Daredevils sprinting with one-tonne fighting bulls swallow an exhilarating cocktail of adrenalin and fear. Now, a new brand of jitters has set in at one of the world’s great fiestas as businesses ponder the party-pooping impact of economic woe.
Don’t bother asking the tens of thousands of revelers who kicked off Pamplona’s running of the bulls on Monday with a traditional rocket-firing ceremony outside the town hall. They’re too busy drinking beer or wine or cleaning off the flour, eggs or ketchup they hurled at each other to get the San Fermin festival off to a merry and messy start.
“People throwing sangria everywhere. It is just unbelievable,” said Ricky Birmingham, a 20-year-old from Australia.
PHOTO: REUTERS WARNING: EXCESSIVE CONSUMPTION OF ALCOHOL CAN DAM
It is mainly merchants who are feeling the pinch of the world’s economic downturn. Rates on hotel rooms are down because of slacker demand, big-spending American and other foreign visitors are harder to find, and bars that usually make a killing off hordes of thirsty patrons from around the globe expect to serve up less booze.
The leaner times are visible elsewhere, too. The Pamplona city hall has cut its budget for the festival by more than 10 percent, to 2.5 million euros (US$3.5 million). And two Spanish TV networks that had been bickering over rights to broadcast the morning bull runs have agreed to do it jointly to save on costs.
A sobering new reality has set in here in Pamplona as the nation struggles with recession and a 17.4 percent unemployment rate. The party is far from over, but it might be watered down this time.
“We thought San Fermin would always fill up,” entrepreneur Mikel Ollo said. “We created a fictitious bubble, and that bubble has burst.”
Ollo runs a company called Incoming Navarra, which organizes VIP packages for San Fermin visitors, arranging posh accommodation, front-row views of the runs from balconies overlooking the route, a personalized tour guide to explain what they are seeing, breakfast while they watch and myriad other forms of pampering.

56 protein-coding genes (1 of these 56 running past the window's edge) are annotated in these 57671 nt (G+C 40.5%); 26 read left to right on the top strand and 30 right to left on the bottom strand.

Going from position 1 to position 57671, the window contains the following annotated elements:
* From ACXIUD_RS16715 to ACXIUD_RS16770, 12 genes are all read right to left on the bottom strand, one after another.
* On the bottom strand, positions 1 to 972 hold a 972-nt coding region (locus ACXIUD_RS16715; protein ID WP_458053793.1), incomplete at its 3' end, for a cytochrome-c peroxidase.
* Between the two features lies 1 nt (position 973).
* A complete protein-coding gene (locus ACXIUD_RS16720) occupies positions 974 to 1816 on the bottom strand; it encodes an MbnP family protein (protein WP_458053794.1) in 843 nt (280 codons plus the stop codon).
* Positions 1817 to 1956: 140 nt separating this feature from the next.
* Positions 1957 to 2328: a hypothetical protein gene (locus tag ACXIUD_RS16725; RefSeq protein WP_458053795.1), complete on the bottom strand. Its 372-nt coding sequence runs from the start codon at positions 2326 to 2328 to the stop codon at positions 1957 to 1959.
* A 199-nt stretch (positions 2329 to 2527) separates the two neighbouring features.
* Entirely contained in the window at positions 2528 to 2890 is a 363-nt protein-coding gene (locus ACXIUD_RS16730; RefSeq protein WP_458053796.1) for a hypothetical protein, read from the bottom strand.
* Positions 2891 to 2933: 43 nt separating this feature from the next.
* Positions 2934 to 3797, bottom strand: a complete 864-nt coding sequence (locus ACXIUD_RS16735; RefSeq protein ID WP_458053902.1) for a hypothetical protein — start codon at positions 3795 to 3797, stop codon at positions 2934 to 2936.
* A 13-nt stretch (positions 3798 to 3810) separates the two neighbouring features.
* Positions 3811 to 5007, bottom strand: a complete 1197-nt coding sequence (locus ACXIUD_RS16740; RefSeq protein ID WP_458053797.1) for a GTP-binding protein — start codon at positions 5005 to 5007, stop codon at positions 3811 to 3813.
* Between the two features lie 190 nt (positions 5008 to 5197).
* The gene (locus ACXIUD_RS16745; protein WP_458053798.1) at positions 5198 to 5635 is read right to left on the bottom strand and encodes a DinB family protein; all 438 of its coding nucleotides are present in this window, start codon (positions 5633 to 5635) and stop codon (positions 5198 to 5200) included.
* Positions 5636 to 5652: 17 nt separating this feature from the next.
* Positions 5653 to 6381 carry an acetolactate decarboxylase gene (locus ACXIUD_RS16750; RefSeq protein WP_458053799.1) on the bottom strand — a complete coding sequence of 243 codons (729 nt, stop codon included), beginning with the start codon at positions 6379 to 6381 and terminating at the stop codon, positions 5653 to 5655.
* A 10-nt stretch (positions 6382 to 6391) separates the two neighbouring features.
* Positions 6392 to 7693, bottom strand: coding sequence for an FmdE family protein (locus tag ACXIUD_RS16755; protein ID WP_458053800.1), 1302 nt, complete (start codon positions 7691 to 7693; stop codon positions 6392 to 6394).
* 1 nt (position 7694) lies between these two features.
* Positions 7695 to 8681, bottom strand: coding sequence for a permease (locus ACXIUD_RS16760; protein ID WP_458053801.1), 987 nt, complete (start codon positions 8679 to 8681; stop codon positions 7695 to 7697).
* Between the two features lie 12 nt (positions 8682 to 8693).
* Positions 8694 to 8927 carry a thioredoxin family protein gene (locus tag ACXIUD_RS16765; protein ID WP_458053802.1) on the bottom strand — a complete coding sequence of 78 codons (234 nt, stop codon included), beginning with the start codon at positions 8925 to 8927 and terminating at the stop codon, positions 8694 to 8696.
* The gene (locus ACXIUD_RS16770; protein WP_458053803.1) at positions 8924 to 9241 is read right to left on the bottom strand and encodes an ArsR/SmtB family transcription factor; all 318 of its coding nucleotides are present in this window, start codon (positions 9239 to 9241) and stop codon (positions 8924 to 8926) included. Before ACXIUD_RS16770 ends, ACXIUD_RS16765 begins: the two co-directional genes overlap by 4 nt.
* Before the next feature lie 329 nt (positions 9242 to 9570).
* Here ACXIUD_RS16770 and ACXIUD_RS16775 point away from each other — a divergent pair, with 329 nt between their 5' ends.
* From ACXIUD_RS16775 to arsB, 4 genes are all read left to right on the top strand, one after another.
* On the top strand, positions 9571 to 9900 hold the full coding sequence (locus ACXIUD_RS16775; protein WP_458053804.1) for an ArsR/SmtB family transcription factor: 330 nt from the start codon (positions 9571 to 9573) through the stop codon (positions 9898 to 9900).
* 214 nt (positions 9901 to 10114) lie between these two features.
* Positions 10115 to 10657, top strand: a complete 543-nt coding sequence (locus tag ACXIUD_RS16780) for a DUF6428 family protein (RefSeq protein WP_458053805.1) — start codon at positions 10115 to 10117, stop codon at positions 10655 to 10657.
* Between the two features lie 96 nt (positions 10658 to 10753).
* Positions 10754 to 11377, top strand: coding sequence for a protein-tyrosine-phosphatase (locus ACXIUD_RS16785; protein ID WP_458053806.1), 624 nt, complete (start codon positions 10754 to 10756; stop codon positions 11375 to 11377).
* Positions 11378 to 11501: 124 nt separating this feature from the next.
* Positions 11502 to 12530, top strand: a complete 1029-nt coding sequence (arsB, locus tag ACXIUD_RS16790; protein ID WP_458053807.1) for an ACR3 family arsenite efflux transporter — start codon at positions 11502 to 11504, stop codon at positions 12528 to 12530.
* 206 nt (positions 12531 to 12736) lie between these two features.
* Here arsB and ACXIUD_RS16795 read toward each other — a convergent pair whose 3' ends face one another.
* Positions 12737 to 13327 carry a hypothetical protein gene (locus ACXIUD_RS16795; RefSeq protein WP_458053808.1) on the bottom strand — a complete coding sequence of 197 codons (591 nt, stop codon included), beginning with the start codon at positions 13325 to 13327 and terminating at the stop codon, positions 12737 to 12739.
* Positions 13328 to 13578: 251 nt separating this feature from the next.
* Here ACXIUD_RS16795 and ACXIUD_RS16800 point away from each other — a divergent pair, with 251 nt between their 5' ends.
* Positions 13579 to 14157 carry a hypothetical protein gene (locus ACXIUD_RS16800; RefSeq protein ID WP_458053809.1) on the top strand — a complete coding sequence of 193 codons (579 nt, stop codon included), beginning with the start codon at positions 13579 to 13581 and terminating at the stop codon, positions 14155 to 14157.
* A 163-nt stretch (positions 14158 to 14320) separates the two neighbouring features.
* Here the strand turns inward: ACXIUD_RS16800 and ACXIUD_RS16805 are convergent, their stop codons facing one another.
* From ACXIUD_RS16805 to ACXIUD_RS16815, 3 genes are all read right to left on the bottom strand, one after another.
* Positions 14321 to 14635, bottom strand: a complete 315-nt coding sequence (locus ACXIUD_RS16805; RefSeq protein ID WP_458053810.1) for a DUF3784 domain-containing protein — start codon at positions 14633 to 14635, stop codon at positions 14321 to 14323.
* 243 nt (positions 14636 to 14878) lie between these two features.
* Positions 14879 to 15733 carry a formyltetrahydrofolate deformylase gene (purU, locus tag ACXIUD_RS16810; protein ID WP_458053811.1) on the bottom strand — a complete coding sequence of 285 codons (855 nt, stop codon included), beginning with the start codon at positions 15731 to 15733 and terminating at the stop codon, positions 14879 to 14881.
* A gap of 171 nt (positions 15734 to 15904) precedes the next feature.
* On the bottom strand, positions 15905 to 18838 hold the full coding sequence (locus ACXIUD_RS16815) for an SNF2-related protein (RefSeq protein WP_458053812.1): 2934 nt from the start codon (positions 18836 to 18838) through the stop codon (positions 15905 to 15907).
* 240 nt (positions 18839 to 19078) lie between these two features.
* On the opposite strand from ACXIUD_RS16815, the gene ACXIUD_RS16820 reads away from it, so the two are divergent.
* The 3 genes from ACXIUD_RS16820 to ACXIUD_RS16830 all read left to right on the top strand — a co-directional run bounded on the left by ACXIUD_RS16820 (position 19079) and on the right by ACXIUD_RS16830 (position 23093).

The price depends on what the client wants to do but last year, for instance, one customer dished out 4,000 euros a day, Ollo said.
In general the service costs about 700 euros to 1,000 euros a day. It was particularly popular among people from the US, Russia and France.
“They are clients with lots of buying power. In the last few years, fewer have come but the ones that do spend more,” he said.
Now, however, with demand slumping, the company has devised a scaled-down package with a hotel room and a separate balcony along the route for 155 euros a day.
The hotel occupancy rate is expected to be about 90 percent, similar to last year, but for the first time in years rooms are going for as little as 90 euros a night, especially on the city outskirts, said Nacho Calvo of the Navarra Restaurant and Hotel Association.
“Rates have come down a lot and the weakness of the dollar against the euro is taking its toll on tourism,” he said.
Pamplona has around 4,000 hotel rooms, about a third of which fill up with foreigners flocking to get a taste of the festival.
At Casino Eslava, a famed bar near a hostel where US writer Ernest Hemingway often stayed when he visited San Fermin, co-owner Ricardo Ubanell said things have been slow since last year and he expects his cash register to take another hit.
“Our expectations are lower because of the crisis, no doubt about it,” he said.
Nonetheless, he has hired nine extra waiters to handle the influx of partiers and ordered just as much alcohol as previous years, although other outlets are scaling back in anticipation of leaner spending.
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